This website is using cookies. By continuing to browse the site, you are agreeing to our use of cookies. Find out more.





20th century

21st century

Solo repertoire


Alto flute

Bass flute

Devienne François

Beethoven, Ludwig van

Devienne, François

Gluck, Christoph Willibald

Graf, Friedrich Hartmann

Grétry, André Ernest Modeste

Haydn, Franz Joseph

Hoffmeister, Franz Anton

Hummel, Johann Nepomuk

Jadin, Louis-Emmanuel

Mozart, Wolfgang Amadeus

Müller, August Eberhard

Reicha, Josef

Romberg, Bernhard

Rosetti, Francesco Antonio

Schwindel, Friedrich

Stamitz, Anton

Stamitz, Carl Philipp

Concerto No 13 in G Major for flute and orchestra

By Devienne François

F. Devienne flute concerto No. 13 in G Major most likely was written at the turn of the 19th century, during his last years.

The title of Demar's edition shows the dedication of the work to Devienne's former colleague and teacher Rault which may have been prompted by his death around 1800.

"While there are some speculations that Devienne’s apparent absence from Parisian musical life during the years 1786–88 creates a window when Concerto No. 13 might have been composed, a number of the technical devices he employs in the work are not encountered until after 1800 and the high musical quality of the work invites immediate comparison with the best of his concertos from the 1790s. This is apparent both in the thematic richness of the work – the first movement is almost profligate in the number of thematic ideas introduced and subsequently discarded – but also in the sophistication of the orchestral writing.

For the first time in any of his concertos, Devienne writes a specific part for the bassoon rather than including it merely as a doubling instrument to reinforce the bass line. In the second movement, he even uses the bassoon to double the first violin, a novel touch that introduces a new and subtle change of sonority. The use of simpler ABACA Rondo structures in the second and third movements is an effective foil to the length and complexity of the first movement, but this simplicity of structure is not matched by a corresponding reduction of complexity in the solo part which once again combines lightness, elegance, and breathtaking virtuosity."
Allan Badley

Overall Devienne composed thirteen flute concertos. From 1782-1784 he composed the first three, the following 6 concertos were published between 1787-1794, and the last three concertos were composed during Devienne's last years.

Patrick Gallois

Swedish Chamber Orchestra, 2018, NAXOS

1. Allegro assai

YouTube icon

Patrick Gallois

Swedish Chamber Orchestra, 2018, NAXOS

2. Romance: Andante

YouTube icon

Patrick Gallois

Swedish Chamber Orchestra, 2018, NAXOS

3. Allegro con tanto

YouTube icon

Devienne François

François Devienne (1759-1803) was a French composer, bassoonist and flutist who during his lifetime became known as the "Mozart of the Flute". In 1974 Devienne published his method for the one-keyed flute which helped him to secure his professor position at the Paris Conservatoire in 1795. Devienne wrote mostly for wind instruments, including dozen flute concertos. 

Born in 1759 in Joinville, Haute-Marne in the Champagne-Ardenne, he received his earliest musical training from Morizot, the organist in Joinville. After spending several years of music studies from various teachers he took a bassoonist position in the orchestra of the Opéra in Paris in 1779. There he pursued flute studies with the orchestra’s principal flautist, Félix Rault to whom he later dedicated the last of his flute concertos.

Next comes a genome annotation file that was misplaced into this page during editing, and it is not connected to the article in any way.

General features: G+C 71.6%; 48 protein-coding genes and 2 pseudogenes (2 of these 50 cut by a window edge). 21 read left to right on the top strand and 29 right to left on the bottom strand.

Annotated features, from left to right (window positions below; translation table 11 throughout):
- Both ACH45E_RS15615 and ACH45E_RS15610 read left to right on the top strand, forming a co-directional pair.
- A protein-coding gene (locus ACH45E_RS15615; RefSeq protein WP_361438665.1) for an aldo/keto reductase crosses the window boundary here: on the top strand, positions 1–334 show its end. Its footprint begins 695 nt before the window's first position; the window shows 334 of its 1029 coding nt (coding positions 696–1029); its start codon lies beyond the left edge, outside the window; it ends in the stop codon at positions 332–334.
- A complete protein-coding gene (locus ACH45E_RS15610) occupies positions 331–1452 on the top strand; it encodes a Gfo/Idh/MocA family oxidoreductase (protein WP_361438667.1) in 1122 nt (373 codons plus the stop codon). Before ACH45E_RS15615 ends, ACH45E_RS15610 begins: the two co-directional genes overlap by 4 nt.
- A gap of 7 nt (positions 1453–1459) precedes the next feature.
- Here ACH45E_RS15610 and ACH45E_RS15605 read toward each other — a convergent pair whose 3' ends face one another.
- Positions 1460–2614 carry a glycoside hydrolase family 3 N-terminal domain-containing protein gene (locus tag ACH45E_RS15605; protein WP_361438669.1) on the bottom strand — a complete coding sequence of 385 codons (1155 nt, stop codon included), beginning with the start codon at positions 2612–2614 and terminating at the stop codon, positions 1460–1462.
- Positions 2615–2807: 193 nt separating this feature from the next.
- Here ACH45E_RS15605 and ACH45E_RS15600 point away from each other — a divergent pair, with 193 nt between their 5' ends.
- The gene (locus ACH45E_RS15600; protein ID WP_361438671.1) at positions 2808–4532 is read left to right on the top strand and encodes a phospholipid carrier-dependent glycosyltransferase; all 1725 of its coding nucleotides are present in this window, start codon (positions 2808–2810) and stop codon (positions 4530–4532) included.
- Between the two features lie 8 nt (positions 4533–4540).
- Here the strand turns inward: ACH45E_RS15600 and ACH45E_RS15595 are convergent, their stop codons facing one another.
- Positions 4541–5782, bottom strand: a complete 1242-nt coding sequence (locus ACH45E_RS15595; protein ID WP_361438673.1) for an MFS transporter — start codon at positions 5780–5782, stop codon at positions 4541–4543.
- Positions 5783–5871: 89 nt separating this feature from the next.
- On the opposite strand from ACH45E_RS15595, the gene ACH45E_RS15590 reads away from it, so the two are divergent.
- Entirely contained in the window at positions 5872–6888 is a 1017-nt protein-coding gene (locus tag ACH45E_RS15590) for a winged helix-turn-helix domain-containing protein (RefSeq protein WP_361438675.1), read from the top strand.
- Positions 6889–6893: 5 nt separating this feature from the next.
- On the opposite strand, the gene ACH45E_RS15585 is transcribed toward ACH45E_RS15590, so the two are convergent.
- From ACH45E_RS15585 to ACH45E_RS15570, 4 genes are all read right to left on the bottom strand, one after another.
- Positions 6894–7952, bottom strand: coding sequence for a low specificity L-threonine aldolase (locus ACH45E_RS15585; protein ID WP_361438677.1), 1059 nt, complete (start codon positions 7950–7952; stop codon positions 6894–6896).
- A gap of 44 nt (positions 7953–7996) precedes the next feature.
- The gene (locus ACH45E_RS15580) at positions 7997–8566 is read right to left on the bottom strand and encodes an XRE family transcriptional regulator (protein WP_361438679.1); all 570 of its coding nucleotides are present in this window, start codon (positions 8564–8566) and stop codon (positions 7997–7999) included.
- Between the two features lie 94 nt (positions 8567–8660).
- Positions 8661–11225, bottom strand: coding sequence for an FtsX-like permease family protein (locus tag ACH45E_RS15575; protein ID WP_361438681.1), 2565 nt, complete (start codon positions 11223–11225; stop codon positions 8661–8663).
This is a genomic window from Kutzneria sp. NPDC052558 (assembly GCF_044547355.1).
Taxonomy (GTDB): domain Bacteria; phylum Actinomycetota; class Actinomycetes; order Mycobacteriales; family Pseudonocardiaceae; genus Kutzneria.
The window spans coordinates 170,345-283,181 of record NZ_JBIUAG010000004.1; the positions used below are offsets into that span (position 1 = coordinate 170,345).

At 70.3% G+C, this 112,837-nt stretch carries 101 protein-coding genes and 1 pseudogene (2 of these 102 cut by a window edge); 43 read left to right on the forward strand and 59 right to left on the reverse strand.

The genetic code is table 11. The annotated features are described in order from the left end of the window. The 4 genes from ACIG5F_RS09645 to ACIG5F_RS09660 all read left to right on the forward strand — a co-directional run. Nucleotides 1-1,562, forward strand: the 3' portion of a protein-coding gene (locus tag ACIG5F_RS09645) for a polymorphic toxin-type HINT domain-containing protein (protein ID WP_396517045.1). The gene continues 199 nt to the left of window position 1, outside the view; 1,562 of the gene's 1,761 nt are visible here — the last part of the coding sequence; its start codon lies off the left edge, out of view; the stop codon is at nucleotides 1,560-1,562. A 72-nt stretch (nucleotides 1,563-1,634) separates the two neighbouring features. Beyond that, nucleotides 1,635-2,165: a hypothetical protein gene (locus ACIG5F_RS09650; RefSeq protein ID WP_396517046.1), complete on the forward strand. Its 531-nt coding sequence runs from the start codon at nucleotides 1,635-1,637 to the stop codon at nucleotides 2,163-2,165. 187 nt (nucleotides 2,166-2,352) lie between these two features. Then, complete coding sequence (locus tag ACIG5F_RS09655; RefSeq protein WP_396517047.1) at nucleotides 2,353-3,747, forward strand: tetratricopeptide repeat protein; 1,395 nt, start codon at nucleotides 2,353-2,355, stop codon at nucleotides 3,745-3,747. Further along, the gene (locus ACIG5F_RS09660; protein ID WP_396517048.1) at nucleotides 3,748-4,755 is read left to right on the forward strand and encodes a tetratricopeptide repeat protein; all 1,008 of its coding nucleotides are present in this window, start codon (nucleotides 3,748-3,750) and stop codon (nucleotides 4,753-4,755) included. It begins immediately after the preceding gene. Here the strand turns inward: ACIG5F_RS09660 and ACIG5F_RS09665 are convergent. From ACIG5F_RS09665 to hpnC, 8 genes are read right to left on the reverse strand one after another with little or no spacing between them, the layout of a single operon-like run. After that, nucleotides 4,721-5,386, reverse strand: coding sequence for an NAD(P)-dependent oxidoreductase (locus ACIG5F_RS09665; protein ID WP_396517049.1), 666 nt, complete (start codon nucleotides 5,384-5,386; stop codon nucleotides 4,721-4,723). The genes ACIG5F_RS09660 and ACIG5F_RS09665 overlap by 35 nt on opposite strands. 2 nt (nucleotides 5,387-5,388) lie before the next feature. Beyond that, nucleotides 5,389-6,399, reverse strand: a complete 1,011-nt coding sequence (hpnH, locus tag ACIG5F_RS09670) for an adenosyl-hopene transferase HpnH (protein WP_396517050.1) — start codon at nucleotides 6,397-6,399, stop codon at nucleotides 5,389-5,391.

From 1780 until 1785 he entered the service of Cardinal de Rohan as a chamber musician. Additionally, like many prominent musicians of the 18th-century, he joined the Freemasons, and some sources claim that most likely he became a member of the orchestra of the Loge Olympique during the 1780s in which he would have worked closely with its extraordinary leader, Joseph Boulogne, Chevalier de Saint-Georges.

On 24 December 1782 Devienne premiered as a flute soloist with "a new flute concerto", probably his Flute Concerto No. 1 in D major, at the Concert Spirituel.
From 1782 to 1785 Devienne appeared at the Concert Spirituel as a soloist on at least 18 occasions but after 3 April 1785 he did not perform there again for another four years. His place of employment during this period is uncertain but it is possible that he may have been at Versailles as a member of the Band of the Swiss Guards.

In the autumn of 1790 he joined the military band of the Paris National Guard where his duties included teaching music to the children of French soldiers. This organization officially became the Free School of Music of the National Guard in 1792 which in 1795 became the Paris Conservatoire.

As a result of his teaching experience at The Free School, Devienne wrote a method for the one-keyed flute that was published in 1794. This well-known work contains information on flute technique and performance practice as well as a series of flute duets of progressive difficulty. When the Paris Conservatoire was established the following year, Devienne was appointed one of its nine elected administrators and professor of flute. Five of his students won prizes at the Conservatoire between 1797 and 1801; and one of them, Joseph Guillou, was later appointed professor of flute as well.
Overall Devienne composed thirteen flute concertos.